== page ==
I can guess that many flak would be out on the team as a result of this first defeat of the season since April (apparently according to people at itv)- some saying that the team would now face a difficult challenge to come to terms with their first defeat of the season; some saying that the team is actually not as good as it was made out to be; and that the team is now in freefall descendency. I’d offer; you don’t expect the Arsenal players looking in horror at the apparent debacle at the Spanish city and going all down and out about it; or some players worrying about the league position when they have not lost at the homeland this season even when the biggest teams of Europe were playing against them. Just a loss to unsettle the team? Simply unthinkable in Wenger’s eyes.
I’d say that if you hear any of this knee-jerking shite from those righteous footie experts, consider them extreme bullshit. If nothing else, this defeat at the Sanchez Pizjuan Stadium would splash some icy water to some of the players’ faces who thought that taking the foot of the gas would also guarantee some degree of favourable results to the Arsenal. In any case, it was the same doggedness and the same willingness to prove detractors wrong that has made the team what it is today – at the peak of the English Premier League and in a position even the most astute of pundits would laugh off in favour of Chelski, Man Ure and Liverpool FC. I can hazard a guess that the odd black sheep or 2 of the team who underperformed today would be anxiously casting a furtive glance behind their shoulders but this should jolt the team up nicely at the important match at Villa Park. Of course, the usual foul-mouthed Arsehole Ferguson would not pass up the irresistible chance to aim a snipe or two at the team with the focus to unsettle the young Gunners.
Take into consideration that the classy Gael Clichy didn’t play today; Fabregas wasn’t at his peak either; William Gallas wasn’t due to play any part at all; ditto for Adebayor; and Robin van Persie wasn’t available at all. The squad today faced Sevilla’s finest off the bench – the likes of Daniel Alves; Luis Fabiano; Jesus Navas; Christian Poulsen (who is the one often arguing with officials over petty stuff); Seydou Keita; and of course the giant striker, Frédéric Kanouté. And the victorious team is playing at home. I’m not saying that a loss is ok – it’s just that losing today would ensure that the thin line of disappointment at the end of the season could be crossed with right dose of effort and more hard work or even the right personnel in January 2008.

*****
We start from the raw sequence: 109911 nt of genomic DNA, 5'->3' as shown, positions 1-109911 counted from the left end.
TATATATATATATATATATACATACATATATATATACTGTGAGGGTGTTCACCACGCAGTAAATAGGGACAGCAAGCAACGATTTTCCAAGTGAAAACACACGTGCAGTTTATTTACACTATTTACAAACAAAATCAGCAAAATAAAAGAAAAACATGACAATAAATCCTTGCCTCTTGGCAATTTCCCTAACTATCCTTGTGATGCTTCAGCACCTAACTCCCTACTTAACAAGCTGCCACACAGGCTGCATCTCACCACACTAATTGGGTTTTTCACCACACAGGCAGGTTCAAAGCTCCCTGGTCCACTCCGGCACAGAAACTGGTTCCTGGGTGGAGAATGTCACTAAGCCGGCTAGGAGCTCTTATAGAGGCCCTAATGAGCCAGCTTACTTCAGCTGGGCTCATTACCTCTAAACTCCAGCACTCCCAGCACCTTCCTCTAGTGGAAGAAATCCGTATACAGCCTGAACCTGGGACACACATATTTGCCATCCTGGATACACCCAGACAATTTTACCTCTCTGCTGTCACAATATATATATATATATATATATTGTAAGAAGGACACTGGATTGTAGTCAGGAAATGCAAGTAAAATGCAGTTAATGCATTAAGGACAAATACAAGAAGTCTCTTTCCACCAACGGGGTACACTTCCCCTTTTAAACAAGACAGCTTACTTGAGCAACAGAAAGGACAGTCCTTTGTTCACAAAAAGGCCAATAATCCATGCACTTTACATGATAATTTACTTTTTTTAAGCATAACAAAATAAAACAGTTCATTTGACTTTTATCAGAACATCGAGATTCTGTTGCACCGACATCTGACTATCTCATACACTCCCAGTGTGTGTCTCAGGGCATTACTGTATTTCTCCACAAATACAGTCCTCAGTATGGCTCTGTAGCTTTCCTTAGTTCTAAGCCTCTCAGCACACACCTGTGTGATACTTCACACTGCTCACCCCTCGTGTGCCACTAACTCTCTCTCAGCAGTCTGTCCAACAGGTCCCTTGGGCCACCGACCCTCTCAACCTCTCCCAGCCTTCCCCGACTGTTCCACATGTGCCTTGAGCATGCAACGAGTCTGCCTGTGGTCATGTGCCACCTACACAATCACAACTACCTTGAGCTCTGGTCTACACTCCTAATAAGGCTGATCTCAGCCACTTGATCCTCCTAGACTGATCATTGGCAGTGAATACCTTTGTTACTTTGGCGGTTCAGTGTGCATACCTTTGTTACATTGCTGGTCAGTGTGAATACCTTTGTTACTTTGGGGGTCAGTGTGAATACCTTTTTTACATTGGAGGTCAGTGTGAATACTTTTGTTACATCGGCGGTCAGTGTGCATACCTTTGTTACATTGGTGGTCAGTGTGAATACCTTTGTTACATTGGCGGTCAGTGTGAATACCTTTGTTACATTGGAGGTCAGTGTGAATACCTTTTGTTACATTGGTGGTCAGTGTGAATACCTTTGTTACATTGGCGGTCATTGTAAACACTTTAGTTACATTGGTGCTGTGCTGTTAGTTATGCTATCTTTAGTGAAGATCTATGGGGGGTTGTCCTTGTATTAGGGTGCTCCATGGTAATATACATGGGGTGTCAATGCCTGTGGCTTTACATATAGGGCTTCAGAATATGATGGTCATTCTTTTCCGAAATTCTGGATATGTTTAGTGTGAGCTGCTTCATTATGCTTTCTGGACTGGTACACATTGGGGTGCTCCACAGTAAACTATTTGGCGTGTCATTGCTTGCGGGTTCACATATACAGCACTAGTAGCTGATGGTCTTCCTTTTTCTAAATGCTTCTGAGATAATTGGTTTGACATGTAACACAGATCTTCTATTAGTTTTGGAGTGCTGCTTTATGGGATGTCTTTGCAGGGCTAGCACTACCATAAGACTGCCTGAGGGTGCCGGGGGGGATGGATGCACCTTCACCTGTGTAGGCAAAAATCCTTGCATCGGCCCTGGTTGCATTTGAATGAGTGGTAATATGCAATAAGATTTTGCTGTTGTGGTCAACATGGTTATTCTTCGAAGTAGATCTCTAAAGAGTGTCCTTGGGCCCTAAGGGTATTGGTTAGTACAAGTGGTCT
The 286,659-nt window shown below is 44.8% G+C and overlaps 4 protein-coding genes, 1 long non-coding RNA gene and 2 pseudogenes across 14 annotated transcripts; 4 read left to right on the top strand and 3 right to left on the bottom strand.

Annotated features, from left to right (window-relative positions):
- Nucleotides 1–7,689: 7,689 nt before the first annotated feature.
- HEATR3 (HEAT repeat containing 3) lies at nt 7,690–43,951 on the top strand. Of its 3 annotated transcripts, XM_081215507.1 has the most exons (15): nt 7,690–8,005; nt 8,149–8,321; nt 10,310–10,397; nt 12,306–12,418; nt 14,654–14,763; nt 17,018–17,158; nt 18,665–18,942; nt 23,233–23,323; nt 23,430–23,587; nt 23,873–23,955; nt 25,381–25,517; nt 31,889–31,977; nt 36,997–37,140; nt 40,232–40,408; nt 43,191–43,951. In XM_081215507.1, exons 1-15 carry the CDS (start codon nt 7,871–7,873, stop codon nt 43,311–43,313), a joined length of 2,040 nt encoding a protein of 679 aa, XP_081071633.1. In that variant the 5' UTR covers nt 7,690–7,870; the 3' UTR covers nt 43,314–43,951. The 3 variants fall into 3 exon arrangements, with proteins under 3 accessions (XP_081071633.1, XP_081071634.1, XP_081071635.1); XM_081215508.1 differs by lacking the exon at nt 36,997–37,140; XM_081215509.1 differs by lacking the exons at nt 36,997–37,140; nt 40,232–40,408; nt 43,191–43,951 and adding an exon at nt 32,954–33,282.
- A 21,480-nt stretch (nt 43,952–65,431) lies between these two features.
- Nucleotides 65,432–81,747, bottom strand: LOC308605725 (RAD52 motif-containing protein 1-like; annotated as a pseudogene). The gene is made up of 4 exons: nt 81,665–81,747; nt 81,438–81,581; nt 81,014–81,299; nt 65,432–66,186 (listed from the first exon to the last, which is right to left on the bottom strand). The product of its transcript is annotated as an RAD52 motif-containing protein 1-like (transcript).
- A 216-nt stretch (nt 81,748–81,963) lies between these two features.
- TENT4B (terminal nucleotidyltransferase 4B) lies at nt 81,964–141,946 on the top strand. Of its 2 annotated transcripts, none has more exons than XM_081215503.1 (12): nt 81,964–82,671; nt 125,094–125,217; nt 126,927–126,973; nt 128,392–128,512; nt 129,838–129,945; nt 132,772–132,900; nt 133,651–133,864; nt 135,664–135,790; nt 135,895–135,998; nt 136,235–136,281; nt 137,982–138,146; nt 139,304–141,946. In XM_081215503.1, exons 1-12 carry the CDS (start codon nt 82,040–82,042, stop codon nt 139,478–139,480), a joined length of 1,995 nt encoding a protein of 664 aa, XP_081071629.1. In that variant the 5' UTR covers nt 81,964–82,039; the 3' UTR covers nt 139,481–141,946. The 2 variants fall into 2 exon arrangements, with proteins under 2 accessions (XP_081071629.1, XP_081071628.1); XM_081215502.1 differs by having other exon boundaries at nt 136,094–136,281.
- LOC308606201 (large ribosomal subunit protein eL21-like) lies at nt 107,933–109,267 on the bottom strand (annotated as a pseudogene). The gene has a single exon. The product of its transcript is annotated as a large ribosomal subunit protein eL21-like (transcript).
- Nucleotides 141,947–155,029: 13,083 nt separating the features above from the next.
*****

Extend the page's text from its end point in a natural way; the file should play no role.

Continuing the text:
One final word – take Manuel Almunia off for the last time of his career at the Arsenal. It’s not that he did not apply himself well in the match; he’s made important saves but his presence in goal looked shaky throughout and hardly instilled confidence in his younger defence. This is possibly the second redeeming chance Wenger has granted to the Spanish custodian. Who knows what changes might happen? Fabianski in goal?
From the strategic point of view, I’ve read the forums of the Arsenal and some were of the opinion that a second-placed finish in Group H would be good for the Gunners.
The second-placed team in any of the qualifying knockout groups would face the winners of these groups in a two-legged playoff. The good news is that no English team would be paired with another from the same federation (national FA) at least not until the quarterfinals. This means that the Gunners could probably face the likes of Internazionale Milan; FC Barcelona (delicious prospect for Thierry Henry to justify his transfer there); FC Porto; AC Milan and Real Madrid in the difficult second round.
It’s better that the Arsenal are touted as the underdogs going into any crucial match. Remember their famous final appearance in Paris 2 seasons ago when they faced a mighty Real Madrid. The Gunners went into the match with little to lose but everything to gain for and they made the most of the opportunity.
Having expressed that, it’s not to say that matches at the San Siro (Inter Milan and AC Milan); Nou Camp (Barca); or even Estádio do Dragão (FC Porto) would be the arena to express Wengerball freely and in the manner the team would be always associated with. But taken into perspective, Sevilla CF now face the prospect of daunting visits to far-flung arenas of Ukraine (Shakhtar Donetsk); Norway (Rosenborg BK); Olimpico (SS Lazio and AS Roma) and even the likes of potentially difficult trips to Turkey or Holland if either Fenerbahçe or PSV Eindhoven do qualify.
So, the defeated team picks up the pieces and moves on. That’s just a grim reminder of how cruel Champions League football can be and that’s only the beginning.